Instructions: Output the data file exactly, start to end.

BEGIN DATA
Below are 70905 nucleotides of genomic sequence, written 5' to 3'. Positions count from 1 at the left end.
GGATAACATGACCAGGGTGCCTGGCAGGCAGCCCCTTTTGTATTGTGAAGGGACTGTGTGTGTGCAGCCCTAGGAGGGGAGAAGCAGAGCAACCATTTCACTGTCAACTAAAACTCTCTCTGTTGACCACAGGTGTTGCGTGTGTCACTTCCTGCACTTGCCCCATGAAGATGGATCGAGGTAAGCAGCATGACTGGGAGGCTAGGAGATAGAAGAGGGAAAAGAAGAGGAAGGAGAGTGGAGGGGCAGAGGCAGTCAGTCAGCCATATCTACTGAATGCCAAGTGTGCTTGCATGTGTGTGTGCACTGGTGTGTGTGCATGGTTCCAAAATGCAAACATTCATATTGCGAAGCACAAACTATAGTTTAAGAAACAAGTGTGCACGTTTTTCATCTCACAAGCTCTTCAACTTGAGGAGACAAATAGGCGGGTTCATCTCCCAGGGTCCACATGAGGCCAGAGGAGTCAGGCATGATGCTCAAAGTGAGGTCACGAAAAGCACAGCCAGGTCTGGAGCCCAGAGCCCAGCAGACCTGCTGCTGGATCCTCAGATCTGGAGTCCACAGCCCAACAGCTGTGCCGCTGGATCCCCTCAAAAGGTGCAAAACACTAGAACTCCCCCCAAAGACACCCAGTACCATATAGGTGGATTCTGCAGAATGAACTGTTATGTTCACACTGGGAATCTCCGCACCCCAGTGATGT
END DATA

Below are 70905 nucleotides of genomic sequence, written 5' to 3'. Positions count from 1 at the left end.
GGATAACATGACCAGGGTGCCTGGCAGGCAGCCCCTTTTGTATTGTGAAGGGACTGTGTGTGTGCAGCCCTAGGAGGGGAGAAGCAGAGCAACCATTTCACTGTCAACTAAAACTCTCTCTGTTGACCACAGGTGTTGCGTGTGTCACTTCCTGCACTTGCCCCATGAAGATGGATCGAGGTAAGCAGCATGACTGGGAGGCTAGGAGATAGAAGAGGGAAAAGAAGAGGAAGGAGAGTGGAGGGGCAGAGGCAGTCAGTCAGCCATATCTACTGAATGCCAAGTGTGCTTGCATGTGTGTGTGCACTGGTGTGTGTGCATGGTTCCAAAATGCAAACATTCATATTGCGAAGCACAAACTATAGTTTAAGAAACAAGTGTGCACGTTTTTCATCTCACAAGCTCTTCAACTTGAGGAGACAAATAGGCGGGTTCATCTCCCAGGGTCCACATGAGGCCAGAGGAGTCAGGCATGATGCTCAAAGTGAGGTCACGAAAAGCACAGCCAGGTCTGGAGCCCAGAGCCCAGCAGACCTGCTGCTGGATCCTCAGATCTGGAGTCCACAGCCCAACAGCTGTGCCGCTGGATCCCCTCAAAAGGTGCAAAACACTAGAACTCCCCCCAAAGACACCCAGTACCATATAGGTGGATTCTGCAGAATGAACTGTTATGTTCACACTGGGAATCTCCGCACCCCAGTGATGT